Going against the grain

TOWAMENCIN — Walking through the halls of North Penn High School, there are only about 4 teachers who are Asian. As children, Asians are often pressured to fit into the stereotype of becoming a doctor or a lawyer. But these teachers have gone against the grain.


When North Penn High School English teacher Ms. Phuong Huynh was 5 years old, she and her family moved from Vietnam to Allentown, Pennsylvania where her uncle lived. She came with her parents and two older siblings.

“My father was an officer for the south Vietnamese marines and he was a high ranking officer, so back in the 70s and 80s, there was a program that allowed high ranking officers who were also prisoners of war for a minimum of 3 years to be able to leave and enter the United States. My father was a prisoner of war and he was captured by the north Vietnamese and put into a concentration camp for almost 5 years. Because he qualified, he filed the paperwork and took our family over,” Huynh said.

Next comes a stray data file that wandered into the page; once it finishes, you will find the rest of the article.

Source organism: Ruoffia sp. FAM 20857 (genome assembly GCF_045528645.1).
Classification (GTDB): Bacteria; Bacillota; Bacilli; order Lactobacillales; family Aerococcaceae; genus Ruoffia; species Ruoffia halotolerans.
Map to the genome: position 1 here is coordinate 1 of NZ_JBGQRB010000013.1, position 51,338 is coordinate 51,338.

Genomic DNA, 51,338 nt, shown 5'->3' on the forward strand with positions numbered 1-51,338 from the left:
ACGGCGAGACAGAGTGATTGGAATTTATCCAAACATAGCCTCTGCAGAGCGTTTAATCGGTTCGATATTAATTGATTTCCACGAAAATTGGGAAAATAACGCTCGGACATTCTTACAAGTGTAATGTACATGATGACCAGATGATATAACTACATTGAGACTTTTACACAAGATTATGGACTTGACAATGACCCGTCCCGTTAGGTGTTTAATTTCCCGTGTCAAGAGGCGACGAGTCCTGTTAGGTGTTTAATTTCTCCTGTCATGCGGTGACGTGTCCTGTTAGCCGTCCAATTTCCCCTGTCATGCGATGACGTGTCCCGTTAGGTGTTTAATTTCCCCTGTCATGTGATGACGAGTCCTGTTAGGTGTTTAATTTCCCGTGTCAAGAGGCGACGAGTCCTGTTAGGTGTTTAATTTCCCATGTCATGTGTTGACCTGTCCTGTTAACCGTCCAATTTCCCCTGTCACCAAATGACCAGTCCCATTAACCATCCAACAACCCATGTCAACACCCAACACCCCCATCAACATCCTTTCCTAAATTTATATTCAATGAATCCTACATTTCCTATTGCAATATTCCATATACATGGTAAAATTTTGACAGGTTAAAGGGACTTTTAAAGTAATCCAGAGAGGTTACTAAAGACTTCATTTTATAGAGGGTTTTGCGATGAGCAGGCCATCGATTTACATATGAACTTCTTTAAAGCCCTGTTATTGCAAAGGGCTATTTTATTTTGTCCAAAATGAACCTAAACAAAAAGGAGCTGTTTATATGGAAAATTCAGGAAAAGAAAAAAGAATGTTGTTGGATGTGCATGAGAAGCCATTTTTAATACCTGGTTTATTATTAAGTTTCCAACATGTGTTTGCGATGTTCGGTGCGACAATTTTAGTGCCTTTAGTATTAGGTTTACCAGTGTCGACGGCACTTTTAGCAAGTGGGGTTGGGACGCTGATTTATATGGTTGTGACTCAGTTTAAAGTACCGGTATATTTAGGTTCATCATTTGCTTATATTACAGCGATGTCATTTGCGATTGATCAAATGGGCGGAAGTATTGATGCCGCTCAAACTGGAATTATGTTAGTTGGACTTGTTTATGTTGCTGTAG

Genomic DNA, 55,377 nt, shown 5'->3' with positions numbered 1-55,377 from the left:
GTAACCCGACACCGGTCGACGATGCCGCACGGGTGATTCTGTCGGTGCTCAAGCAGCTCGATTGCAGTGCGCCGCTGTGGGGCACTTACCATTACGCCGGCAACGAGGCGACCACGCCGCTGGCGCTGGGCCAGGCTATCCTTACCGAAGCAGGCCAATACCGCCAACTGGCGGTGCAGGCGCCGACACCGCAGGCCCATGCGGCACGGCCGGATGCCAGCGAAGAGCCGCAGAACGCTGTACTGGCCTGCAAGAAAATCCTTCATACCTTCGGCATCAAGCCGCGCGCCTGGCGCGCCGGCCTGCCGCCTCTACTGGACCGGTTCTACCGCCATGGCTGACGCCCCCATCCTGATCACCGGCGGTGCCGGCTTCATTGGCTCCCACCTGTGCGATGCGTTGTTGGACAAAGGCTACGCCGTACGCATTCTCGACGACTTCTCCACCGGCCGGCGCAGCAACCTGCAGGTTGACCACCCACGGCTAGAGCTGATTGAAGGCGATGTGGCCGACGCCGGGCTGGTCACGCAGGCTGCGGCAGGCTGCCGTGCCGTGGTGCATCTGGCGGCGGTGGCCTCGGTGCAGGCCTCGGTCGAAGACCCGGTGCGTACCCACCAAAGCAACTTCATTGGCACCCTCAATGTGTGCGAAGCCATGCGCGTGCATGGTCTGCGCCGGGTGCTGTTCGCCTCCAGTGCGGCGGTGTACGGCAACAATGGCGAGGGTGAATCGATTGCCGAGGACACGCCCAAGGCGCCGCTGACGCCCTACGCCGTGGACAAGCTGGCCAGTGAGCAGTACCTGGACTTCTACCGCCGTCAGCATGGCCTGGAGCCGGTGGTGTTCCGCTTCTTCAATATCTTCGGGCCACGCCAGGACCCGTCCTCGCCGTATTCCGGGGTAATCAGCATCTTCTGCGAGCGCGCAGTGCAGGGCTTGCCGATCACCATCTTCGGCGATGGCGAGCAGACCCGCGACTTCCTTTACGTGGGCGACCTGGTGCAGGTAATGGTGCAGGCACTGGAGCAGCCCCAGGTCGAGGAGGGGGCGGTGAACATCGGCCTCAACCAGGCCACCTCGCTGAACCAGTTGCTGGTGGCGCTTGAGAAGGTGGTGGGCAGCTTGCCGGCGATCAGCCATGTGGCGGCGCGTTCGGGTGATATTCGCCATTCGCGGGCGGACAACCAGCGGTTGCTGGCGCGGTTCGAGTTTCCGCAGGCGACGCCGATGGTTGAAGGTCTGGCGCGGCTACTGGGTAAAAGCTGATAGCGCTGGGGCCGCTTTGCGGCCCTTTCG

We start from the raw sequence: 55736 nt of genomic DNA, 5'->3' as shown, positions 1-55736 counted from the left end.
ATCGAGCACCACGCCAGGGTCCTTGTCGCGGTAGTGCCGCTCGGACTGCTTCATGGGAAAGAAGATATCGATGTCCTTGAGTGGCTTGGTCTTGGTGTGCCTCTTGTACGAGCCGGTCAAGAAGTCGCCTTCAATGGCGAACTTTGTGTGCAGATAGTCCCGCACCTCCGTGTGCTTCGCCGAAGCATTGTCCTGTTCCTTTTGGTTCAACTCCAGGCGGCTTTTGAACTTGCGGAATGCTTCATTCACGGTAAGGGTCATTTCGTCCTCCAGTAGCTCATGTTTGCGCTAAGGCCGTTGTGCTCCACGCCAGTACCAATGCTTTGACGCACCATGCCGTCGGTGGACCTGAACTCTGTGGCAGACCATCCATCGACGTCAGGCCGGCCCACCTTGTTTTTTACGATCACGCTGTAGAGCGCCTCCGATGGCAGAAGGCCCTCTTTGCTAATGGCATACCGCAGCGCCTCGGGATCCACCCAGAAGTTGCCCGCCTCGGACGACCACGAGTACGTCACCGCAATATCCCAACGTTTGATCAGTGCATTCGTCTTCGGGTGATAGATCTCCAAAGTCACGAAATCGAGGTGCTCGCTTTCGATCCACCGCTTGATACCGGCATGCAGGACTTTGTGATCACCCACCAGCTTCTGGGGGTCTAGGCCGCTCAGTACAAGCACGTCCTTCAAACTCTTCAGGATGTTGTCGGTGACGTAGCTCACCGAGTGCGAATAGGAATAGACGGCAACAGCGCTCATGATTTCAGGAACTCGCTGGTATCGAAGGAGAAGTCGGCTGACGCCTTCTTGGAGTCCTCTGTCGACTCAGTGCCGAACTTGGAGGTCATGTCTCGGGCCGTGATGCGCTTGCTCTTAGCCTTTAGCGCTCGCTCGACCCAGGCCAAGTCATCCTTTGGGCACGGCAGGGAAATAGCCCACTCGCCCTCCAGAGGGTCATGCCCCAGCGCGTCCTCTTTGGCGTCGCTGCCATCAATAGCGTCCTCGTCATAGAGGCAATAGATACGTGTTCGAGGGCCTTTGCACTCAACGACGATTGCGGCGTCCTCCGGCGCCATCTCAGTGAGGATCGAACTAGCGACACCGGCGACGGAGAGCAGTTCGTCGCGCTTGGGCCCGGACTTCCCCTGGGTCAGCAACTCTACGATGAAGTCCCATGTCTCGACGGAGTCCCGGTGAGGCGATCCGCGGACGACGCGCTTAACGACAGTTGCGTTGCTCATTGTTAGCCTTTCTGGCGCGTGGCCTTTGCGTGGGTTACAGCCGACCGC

Huynh arrived in the winter of 1994 during a snowstorm which was a shock to her and her family coming from a tropical country. She entered kindergarten in the Allentown School District.

The first winter when Huynh and her family were in the United States. (Submitted Photo)

“At the time, my school district didn’t know how to handle ESL students because I couldn’t go to the local elementary school. There was an elementary school a couple blocks from us, but my dad would walk me there every morning and I would get on a bus that would take me to another elementary school across town. They put all of the non-English speaking kids together in one elementary school. In my ESL class, everyone spoke Spanish. I was the only one who spoke something other than Spanish. I vividly remember [her ESL teacher] giving me directions in English and then she would translate and give the directions in Spanish and I watched all of my peers get up and start doing something and I would just sit there not having any idea,” Huynh said.

“In the first bit of kindergarten, I remember my teacher gave me a letter and I understood that I had to give this letter to my parents, so I did. I ended up giving it to my aunt and uncle who could speak English and the letter said that my teacher thought I was deaf and they were telling my parents to have my hearing tested because I wasn’t responding to the teacher and I wasn’t showing that I was hearing her. My aunt had to come to school the next day and explain to her that I was able to hear her, but I didn’t understand,” Huynh said.

Now, having studied the way children learn languages, she understands that that period is commonly referred to as the silent period or the silent phase.